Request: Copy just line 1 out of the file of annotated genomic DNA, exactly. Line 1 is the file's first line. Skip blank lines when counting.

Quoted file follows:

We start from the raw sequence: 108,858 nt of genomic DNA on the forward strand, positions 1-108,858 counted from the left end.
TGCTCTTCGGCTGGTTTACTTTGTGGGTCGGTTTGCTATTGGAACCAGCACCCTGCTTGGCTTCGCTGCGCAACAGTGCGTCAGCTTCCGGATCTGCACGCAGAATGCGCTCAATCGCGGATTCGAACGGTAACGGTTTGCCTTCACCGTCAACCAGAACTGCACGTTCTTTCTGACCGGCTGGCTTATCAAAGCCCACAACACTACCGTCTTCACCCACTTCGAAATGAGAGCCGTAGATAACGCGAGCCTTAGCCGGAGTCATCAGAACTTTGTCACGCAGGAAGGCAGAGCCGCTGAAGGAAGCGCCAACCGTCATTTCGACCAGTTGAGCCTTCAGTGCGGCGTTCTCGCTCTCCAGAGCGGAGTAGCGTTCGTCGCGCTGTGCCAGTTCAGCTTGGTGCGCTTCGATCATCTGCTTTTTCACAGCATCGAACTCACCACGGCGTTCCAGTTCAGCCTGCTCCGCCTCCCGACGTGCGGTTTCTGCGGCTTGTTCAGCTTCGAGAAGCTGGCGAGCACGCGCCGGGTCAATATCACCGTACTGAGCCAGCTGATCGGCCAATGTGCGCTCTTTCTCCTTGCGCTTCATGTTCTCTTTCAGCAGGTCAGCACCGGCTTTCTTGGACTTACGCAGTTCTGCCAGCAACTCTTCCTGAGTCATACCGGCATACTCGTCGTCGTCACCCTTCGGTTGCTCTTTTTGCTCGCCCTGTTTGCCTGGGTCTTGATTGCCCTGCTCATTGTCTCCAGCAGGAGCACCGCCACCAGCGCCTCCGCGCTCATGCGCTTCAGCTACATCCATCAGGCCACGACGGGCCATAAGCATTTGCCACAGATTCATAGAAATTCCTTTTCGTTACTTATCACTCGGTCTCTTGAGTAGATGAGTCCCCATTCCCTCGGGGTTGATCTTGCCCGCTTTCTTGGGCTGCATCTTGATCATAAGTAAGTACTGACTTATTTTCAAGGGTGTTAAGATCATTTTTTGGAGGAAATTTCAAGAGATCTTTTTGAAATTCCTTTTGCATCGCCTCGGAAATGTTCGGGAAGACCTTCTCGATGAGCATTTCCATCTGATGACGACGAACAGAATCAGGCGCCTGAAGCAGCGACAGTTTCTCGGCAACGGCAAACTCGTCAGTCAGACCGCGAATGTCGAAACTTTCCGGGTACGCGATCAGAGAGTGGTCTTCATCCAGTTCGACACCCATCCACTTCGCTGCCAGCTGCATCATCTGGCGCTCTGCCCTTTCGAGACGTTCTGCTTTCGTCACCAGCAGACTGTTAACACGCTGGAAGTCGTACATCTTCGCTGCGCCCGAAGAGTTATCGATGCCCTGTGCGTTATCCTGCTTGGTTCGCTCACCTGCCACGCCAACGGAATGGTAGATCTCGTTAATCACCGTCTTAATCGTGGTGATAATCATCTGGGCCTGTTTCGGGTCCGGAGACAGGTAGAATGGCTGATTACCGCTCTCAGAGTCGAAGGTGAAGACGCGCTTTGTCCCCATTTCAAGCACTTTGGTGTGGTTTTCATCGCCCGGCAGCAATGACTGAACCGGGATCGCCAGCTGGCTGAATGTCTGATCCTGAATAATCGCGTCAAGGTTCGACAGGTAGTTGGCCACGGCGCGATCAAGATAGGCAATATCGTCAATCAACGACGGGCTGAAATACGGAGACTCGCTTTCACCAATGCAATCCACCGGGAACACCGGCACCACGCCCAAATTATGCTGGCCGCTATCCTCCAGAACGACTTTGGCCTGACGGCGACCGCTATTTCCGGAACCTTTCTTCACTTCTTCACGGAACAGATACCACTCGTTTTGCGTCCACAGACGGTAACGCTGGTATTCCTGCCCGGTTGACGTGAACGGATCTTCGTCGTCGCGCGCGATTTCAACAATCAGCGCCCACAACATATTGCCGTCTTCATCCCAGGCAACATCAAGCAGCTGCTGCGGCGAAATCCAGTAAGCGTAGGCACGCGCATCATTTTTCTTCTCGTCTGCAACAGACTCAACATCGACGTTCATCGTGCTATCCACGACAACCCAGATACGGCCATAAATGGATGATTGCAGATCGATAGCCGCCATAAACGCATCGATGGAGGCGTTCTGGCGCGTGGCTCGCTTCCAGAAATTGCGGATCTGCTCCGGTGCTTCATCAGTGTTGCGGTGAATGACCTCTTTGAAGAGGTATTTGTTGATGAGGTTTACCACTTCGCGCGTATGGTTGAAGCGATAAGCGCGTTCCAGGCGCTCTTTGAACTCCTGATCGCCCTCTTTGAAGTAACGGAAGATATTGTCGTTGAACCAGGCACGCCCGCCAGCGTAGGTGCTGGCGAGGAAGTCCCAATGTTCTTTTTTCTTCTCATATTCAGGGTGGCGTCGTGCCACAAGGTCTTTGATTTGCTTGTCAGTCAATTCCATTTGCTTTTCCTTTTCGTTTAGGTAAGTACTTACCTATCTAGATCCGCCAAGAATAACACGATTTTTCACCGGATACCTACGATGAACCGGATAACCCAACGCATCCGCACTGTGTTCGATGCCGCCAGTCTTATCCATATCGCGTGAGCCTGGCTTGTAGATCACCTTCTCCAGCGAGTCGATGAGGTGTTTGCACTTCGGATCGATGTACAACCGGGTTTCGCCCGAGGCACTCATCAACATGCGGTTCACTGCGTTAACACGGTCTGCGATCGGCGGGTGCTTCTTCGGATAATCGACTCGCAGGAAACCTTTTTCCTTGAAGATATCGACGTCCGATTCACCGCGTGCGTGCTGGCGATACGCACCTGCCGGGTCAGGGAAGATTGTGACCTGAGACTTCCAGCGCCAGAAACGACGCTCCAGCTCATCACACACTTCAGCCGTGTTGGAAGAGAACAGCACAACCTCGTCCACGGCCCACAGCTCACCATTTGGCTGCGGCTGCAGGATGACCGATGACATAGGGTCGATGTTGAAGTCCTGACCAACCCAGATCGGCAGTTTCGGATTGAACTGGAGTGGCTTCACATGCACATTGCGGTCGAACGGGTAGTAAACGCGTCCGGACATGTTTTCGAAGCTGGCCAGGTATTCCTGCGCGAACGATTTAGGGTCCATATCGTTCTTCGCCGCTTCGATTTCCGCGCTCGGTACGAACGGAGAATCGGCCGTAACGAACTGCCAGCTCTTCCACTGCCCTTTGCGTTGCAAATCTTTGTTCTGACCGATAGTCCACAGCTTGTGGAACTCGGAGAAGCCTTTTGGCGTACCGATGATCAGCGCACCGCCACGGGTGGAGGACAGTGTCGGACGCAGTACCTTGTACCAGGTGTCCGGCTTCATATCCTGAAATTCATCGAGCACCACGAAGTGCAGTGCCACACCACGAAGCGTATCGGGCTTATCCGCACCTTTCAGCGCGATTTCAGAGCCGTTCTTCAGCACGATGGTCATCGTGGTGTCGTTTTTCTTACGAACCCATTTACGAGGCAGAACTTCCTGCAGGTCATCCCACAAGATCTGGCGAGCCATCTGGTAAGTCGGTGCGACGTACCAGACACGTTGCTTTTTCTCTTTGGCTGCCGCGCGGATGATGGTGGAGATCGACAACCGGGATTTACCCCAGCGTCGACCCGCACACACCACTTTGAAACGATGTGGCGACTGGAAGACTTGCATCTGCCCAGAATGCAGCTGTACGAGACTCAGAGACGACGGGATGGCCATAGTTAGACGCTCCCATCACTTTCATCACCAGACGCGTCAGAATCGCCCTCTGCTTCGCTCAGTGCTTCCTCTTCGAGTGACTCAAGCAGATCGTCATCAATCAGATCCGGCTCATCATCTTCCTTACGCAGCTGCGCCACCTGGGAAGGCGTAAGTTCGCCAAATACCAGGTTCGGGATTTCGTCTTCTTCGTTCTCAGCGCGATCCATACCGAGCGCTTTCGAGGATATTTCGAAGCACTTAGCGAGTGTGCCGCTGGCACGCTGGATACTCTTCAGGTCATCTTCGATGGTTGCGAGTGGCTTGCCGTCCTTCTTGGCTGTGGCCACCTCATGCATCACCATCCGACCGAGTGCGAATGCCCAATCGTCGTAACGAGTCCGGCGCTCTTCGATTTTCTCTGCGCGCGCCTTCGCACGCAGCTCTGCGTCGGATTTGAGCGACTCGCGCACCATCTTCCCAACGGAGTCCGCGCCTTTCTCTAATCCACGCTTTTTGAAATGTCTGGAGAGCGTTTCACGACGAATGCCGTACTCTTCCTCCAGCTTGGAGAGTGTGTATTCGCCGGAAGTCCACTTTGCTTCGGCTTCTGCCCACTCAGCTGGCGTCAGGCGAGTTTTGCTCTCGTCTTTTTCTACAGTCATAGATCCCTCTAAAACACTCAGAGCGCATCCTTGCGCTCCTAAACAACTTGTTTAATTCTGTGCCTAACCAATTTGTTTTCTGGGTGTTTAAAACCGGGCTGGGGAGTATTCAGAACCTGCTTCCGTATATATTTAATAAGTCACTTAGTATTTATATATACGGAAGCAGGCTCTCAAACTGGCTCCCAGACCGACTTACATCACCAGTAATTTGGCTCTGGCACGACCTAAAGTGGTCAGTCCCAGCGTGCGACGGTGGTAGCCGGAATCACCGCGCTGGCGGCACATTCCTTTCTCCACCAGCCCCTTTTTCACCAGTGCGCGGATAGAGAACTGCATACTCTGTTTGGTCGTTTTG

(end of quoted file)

We start from the raw sequence: 108,858 nt of genomic DNA on the forward strand, positions 1-108,858 counted from the left end.